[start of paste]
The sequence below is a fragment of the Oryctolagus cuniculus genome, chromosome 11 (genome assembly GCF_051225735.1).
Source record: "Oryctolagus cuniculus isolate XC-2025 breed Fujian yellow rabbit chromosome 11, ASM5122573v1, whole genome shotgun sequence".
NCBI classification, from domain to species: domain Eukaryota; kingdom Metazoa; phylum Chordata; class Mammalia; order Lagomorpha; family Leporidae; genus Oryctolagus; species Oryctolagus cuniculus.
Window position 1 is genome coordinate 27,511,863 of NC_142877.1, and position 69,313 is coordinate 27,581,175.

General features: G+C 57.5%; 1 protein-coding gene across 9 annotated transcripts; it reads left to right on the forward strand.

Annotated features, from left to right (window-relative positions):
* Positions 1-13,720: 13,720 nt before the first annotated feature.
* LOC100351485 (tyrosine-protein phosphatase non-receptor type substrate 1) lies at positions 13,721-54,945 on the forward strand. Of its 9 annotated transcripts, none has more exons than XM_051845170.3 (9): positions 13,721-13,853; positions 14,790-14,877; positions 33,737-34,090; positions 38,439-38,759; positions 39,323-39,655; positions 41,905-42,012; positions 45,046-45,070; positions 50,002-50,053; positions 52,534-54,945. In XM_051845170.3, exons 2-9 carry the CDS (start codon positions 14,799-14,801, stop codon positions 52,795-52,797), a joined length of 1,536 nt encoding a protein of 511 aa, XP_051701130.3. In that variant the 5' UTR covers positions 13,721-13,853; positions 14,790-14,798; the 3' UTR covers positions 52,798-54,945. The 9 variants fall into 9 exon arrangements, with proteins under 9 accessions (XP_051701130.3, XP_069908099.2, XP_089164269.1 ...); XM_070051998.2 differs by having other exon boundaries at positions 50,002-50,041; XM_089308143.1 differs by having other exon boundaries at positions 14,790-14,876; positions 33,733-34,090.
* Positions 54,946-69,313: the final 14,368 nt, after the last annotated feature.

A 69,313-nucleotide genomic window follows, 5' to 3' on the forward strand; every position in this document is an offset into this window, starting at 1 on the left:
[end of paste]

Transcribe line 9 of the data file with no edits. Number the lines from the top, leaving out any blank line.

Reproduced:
* Positions 54,946-69,313: the final 14,368 nt, after the last annotated feature.